Three Lectures to Clergy Given at Cambridge.
hing less than a revision of the whole traditional morality, and in whose minds that demand is connected with the dominant doctrine of progress as it is expressed in the theory of evolution.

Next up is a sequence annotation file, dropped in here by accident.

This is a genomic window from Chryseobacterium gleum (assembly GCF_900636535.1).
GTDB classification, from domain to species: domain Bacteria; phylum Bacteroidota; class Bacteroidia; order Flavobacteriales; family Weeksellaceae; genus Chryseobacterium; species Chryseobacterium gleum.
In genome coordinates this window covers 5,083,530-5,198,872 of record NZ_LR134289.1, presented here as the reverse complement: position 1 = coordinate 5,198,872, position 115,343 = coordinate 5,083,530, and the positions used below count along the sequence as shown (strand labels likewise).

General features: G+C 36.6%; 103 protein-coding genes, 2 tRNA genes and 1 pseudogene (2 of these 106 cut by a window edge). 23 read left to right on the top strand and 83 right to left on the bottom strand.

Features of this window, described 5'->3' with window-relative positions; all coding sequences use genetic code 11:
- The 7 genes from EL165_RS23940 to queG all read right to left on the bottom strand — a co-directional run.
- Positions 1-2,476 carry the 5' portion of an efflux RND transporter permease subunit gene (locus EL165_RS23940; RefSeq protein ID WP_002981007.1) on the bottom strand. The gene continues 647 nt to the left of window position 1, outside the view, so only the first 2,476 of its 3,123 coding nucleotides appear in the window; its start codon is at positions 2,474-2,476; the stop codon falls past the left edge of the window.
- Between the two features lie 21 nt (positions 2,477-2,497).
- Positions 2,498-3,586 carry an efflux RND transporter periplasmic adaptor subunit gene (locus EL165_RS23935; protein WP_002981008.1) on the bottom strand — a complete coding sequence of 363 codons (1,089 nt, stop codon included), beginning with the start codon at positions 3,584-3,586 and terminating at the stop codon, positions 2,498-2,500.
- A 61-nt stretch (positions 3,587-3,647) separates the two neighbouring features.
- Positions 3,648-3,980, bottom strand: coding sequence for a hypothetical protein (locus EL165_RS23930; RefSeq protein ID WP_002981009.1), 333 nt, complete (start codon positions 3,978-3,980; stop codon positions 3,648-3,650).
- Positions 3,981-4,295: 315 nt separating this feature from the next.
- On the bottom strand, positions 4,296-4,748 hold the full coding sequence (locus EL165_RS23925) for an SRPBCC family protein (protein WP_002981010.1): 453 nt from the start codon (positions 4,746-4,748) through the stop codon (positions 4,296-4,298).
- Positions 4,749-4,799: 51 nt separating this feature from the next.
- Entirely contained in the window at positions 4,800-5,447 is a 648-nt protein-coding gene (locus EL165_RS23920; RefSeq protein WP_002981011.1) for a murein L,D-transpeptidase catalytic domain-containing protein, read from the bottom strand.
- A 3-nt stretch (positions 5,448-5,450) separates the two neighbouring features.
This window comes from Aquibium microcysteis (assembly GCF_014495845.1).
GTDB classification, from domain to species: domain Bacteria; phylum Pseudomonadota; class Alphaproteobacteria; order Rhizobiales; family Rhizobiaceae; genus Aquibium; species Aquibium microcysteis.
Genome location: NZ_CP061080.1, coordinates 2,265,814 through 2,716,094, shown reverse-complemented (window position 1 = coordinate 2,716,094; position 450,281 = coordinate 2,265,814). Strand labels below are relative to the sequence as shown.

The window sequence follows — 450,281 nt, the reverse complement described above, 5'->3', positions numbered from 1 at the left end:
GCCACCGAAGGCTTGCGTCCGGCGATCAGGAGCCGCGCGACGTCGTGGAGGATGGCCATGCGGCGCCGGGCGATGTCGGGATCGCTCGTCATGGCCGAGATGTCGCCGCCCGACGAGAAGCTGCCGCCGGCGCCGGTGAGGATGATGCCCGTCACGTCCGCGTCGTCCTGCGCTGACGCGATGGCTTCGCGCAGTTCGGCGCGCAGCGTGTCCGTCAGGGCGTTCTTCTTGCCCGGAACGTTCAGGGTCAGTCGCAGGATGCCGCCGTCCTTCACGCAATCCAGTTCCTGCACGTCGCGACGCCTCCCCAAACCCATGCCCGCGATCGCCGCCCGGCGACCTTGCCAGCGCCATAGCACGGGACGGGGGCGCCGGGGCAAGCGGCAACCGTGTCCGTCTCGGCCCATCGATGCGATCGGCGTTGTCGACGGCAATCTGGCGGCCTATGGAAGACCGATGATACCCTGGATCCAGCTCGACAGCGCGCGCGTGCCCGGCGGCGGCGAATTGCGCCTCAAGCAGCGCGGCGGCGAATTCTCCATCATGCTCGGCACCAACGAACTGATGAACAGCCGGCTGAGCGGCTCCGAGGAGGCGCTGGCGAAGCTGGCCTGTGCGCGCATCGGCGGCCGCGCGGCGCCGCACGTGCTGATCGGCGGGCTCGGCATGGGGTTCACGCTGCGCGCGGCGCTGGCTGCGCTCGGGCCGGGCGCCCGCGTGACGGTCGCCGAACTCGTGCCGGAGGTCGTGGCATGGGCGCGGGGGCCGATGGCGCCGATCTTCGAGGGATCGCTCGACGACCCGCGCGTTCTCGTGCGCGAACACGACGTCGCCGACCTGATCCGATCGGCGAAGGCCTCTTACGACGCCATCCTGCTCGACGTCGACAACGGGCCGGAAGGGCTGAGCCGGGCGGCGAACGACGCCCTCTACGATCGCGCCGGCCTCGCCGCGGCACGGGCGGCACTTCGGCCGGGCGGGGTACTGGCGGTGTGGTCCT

Perhaps we might trace the beginnings of this controversy as to the content of what is right and what is wrong to an older opposition in ethical thought, an opposition which especially affects the utilitarian doctrine--the controversy of Egoism and Altruism. If we look at these two conceptions of egoism and altruism as the Utilitarians did, if we regard the conception of egoism as having to do with one's own personal happiness, and that of altruism as describing the general happiness, the happiness of others rather than of oneself, then obviously the questions arise whether the conduct which produces the greatest happiness of others will or will not also produce the greatest happiness of the individual agent, and which should be chosen in the event of their disagreement. Is my happiness and that which will tend to it a